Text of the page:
I’ve written poems for years and had a few published here and there, most recently in the Newfoundland Quarterly. A few years ago I started cobbling together poems I’d written over the years and trying to make something book-shaped out of them. Since then I’ve put together a couple of artist’s books of photography and writing, Small Landmarks and Field Notes. But most of the poems haven’t found a home yet.
A few months ago I put together new Professional Project Grant application for the Newfoundland & Labrador Arts Council, this time to work on a book of poems. I found out recently that I was awarded the grant! So I’ll spend this spring finishing my first book of poems, tentatively titled The Colour of White Paper. The poems I am working on will draw from firsthand observation, offering a way of looking at landscapes and language that is sometimes sharply focussed, sometimes oblique, but always curious. My camera is present in every poem.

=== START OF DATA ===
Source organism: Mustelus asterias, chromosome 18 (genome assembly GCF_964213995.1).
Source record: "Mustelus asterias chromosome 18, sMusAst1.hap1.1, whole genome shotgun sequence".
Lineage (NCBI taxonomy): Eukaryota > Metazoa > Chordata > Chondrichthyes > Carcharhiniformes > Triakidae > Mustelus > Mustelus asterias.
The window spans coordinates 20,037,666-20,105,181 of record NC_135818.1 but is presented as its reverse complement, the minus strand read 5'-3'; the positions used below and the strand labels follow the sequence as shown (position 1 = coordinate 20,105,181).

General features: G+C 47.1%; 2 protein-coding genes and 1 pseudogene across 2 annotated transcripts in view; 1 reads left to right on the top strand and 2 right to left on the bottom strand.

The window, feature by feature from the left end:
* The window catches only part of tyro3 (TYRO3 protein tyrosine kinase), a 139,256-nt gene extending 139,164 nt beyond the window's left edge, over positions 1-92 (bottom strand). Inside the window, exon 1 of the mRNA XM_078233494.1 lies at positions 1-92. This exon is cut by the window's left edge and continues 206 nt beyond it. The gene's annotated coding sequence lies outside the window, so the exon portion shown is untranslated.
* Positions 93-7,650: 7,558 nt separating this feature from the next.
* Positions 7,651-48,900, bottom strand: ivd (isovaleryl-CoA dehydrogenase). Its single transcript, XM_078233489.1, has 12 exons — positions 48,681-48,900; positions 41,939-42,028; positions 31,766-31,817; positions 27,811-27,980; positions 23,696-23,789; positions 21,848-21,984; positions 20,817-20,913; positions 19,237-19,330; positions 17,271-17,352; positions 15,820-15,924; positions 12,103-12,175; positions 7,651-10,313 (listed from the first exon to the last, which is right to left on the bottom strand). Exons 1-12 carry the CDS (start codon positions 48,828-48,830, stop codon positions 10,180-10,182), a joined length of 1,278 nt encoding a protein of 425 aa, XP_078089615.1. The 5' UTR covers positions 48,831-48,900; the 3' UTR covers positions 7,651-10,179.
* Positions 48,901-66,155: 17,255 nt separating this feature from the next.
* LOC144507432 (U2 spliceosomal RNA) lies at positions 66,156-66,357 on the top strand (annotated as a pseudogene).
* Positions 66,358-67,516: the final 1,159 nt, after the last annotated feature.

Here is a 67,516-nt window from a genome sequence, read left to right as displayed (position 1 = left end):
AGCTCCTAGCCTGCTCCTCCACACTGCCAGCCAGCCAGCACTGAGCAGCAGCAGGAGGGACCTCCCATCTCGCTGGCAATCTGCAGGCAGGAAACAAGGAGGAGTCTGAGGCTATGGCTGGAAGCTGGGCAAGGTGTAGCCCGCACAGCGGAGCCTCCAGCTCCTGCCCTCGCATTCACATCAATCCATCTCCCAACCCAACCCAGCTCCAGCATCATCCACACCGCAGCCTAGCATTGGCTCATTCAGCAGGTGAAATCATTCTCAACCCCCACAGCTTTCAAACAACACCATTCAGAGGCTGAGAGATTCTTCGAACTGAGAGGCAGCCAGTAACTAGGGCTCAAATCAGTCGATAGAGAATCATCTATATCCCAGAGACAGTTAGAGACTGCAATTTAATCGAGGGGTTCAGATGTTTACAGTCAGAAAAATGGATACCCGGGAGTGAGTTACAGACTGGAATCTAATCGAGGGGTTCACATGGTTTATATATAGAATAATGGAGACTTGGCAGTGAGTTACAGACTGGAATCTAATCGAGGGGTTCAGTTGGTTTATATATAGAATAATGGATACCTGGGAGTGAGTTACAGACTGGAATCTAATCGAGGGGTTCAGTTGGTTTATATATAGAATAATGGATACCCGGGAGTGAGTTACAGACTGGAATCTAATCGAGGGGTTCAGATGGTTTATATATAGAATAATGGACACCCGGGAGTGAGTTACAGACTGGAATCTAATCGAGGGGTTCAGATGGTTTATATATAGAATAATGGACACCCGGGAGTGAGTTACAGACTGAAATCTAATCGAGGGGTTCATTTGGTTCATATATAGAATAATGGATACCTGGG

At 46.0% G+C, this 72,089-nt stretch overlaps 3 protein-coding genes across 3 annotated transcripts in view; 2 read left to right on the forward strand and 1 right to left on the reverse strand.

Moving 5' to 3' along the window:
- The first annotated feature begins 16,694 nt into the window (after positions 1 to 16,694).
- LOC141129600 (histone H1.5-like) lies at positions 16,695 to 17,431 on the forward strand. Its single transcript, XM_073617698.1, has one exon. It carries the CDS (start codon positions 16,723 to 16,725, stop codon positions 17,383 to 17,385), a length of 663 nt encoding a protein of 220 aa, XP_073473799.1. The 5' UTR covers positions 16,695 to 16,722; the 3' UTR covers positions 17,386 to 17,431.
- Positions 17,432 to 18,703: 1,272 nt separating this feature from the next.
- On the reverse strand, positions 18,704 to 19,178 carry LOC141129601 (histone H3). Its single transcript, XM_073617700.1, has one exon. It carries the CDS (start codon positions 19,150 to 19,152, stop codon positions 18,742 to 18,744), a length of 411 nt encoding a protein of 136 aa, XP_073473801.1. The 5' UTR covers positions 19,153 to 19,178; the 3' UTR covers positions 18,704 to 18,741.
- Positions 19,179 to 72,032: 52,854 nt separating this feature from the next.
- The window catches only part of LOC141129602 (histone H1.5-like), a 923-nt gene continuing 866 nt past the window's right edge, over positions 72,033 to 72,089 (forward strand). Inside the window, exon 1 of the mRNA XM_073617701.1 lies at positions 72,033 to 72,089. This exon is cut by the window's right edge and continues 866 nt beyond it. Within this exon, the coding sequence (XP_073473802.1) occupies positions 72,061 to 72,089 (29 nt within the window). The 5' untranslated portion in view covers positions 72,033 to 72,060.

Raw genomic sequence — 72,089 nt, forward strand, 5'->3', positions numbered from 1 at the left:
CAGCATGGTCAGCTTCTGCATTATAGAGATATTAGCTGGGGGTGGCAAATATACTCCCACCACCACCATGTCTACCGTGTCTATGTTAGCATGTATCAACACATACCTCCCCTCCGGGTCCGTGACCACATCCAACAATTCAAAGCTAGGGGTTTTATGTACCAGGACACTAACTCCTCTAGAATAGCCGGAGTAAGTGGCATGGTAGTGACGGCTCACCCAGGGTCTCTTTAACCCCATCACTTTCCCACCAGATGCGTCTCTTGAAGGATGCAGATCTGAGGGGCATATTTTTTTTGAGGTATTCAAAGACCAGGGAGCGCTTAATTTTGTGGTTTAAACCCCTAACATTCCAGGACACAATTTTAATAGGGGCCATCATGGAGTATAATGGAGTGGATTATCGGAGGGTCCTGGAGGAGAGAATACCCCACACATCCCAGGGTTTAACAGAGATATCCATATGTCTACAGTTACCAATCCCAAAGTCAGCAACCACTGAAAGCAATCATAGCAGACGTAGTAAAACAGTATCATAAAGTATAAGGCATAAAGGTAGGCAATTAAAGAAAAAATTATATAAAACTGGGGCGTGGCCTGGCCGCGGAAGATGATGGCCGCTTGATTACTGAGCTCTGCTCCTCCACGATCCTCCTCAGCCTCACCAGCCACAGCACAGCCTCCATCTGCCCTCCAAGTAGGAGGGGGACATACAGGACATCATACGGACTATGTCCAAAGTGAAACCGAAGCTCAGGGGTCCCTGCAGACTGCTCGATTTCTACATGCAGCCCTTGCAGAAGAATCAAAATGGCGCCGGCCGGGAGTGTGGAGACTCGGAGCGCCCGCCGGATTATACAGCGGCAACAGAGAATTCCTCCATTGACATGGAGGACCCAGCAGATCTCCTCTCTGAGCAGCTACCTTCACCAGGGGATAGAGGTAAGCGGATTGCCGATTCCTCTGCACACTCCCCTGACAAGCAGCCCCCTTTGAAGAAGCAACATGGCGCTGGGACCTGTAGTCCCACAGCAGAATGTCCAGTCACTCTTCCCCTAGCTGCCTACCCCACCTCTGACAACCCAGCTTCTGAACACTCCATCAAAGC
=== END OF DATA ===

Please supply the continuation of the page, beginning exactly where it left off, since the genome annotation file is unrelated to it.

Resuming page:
I found my tentative title, The Colour of White Paper, in a passage spoken by David Byrne’s character in the film True Stories:
“I really enjoy forgetting. When I first come to a place, I notice all the little details. I notice the way the sky looks. The colour of white paper. The way people walk. Doorknobs. Everything. Then I get used to the place and I don’t notice those things anymore. So only by forgetting can I see the place again as it really is.”
This passage is perhaps a reinterpretation of Paul Valéry’s famous remark, “To see is to forget the name of the thing one sees.” My work often investigates the tension between seeing and remembering, as well as the themes of walking and revisiting a landscape.
The Newfoundland & Labrador Arts Council has previously supported my projects Make No Wonder and Field Notes. These Professional Project grants have really helped shape the past few years for me, allowing me to focus on my art and writing practice in a more serious way.